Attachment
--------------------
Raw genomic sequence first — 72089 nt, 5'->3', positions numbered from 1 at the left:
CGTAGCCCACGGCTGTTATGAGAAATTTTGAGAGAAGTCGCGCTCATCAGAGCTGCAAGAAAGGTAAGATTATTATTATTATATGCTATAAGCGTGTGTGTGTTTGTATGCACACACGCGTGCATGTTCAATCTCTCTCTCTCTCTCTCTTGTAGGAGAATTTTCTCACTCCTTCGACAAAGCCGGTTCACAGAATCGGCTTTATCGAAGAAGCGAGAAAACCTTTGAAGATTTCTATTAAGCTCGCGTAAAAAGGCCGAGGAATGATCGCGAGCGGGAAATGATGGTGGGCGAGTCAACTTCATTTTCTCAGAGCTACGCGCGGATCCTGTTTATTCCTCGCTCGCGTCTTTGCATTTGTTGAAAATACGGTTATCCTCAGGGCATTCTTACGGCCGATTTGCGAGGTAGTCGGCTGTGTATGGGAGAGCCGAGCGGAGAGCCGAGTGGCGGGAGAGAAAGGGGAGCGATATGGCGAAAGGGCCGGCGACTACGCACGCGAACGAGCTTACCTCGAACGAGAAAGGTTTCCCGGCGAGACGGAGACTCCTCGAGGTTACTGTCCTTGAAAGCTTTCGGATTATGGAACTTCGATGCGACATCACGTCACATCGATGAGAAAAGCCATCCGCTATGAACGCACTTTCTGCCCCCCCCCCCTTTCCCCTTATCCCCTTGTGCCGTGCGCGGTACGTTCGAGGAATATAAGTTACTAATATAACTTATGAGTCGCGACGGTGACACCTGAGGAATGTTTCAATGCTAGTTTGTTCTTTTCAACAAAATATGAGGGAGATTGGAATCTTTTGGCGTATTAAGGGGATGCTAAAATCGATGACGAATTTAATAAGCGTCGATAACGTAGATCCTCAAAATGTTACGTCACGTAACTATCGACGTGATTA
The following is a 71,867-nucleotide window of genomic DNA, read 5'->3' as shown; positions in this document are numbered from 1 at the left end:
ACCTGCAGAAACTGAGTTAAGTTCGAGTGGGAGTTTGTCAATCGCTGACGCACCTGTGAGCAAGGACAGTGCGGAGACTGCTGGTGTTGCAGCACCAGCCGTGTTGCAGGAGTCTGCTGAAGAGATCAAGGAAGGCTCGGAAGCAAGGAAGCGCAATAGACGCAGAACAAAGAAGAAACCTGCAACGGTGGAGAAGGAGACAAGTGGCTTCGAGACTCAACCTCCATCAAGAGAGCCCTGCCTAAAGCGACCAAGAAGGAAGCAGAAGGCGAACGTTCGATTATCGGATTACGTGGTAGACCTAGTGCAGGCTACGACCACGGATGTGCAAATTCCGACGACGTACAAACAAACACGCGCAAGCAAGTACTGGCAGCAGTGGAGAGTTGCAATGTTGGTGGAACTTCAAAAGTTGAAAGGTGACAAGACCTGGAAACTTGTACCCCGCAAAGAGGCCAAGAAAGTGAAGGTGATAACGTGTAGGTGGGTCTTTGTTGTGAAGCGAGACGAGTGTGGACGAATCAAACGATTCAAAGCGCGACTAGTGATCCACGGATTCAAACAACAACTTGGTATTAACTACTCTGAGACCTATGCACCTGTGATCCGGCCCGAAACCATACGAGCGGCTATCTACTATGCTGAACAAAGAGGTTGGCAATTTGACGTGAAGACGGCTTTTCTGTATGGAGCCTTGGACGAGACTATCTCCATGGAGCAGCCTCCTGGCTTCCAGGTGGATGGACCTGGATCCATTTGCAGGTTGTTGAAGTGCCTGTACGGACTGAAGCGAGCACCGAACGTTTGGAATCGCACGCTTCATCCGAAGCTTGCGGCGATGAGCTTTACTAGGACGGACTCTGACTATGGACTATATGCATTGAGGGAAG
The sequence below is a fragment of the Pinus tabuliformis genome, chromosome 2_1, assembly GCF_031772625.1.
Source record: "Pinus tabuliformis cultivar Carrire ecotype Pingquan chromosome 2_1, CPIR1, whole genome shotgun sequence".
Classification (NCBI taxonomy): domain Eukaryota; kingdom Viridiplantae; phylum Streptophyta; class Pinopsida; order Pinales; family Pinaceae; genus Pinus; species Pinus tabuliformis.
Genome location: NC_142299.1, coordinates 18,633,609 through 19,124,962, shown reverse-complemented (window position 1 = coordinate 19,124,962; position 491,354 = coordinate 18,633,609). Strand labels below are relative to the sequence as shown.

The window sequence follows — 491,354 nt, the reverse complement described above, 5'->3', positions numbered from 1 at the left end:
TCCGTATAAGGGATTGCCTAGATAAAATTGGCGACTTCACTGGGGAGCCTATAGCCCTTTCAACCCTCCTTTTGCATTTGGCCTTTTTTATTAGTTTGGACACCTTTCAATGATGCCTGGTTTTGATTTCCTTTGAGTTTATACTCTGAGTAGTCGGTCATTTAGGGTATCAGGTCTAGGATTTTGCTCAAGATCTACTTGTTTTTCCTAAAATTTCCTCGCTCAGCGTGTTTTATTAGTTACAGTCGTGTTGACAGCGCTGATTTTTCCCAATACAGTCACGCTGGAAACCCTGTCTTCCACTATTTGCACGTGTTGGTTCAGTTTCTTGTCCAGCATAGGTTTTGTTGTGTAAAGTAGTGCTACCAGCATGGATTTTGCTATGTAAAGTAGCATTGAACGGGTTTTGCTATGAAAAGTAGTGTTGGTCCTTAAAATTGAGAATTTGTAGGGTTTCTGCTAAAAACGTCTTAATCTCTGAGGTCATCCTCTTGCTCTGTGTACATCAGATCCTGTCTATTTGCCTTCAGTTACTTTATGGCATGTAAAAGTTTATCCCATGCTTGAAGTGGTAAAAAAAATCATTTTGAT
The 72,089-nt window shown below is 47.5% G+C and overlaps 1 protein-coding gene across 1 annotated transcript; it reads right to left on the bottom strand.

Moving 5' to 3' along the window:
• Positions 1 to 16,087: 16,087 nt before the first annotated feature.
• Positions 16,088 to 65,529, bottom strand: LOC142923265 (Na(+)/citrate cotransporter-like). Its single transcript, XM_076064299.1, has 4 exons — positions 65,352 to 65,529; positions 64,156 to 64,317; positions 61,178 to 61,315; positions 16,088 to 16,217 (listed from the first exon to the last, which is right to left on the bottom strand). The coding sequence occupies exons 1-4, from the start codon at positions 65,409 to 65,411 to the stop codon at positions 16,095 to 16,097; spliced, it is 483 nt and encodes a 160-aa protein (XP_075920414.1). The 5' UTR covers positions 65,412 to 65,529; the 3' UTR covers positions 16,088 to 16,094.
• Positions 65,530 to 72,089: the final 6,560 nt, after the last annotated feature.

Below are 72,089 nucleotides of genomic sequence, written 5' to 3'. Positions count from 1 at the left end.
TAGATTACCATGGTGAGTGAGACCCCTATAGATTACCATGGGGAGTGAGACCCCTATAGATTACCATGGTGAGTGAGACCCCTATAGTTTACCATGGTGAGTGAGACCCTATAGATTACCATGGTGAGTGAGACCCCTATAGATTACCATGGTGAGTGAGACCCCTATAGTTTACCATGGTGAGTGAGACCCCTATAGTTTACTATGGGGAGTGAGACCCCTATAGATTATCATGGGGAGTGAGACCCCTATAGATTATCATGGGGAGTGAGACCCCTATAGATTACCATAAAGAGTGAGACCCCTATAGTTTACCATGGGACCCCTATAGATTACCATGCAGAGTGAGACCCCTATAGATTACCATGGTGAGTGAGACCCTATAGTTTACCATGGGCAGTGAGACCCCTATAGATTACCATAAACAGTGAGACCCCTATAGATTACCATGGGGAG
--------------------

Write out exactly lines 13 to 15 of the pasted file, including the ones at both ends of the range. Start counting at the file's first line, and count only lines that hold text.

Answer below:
• Positions 1 to 16,087: 16,087 nt before the first annotated feature.
• Positions 16,088 to 65,529, bottom strand: LOC142923265 (Na(+)/citrate cotransporter-like). Its single transcript, XM_076064299.1, has 4 exons — positions 65,352 to 65,529; positions 64,156 to 64,317; positions 61,178 to 61,315; positions 16,088 to 16,217 (listed from the first exon to the last, which is right to left on the bottom strand). The coding sequence occupies exons 1-4, from the start codon at positions 65,409 to 65,411 to the stop codon at positions 16,095 to 16,097; spliced, it is 483 nt and encodes a 160-aa protein (XP_075920414.1). The 5' UTR covers positions 65,412 to 65,529; the 3' UTR covers positions 16,088 to 16,094.
• Positions 65,530 to 72,089: the final 6,560 nt, after the last annotated feature.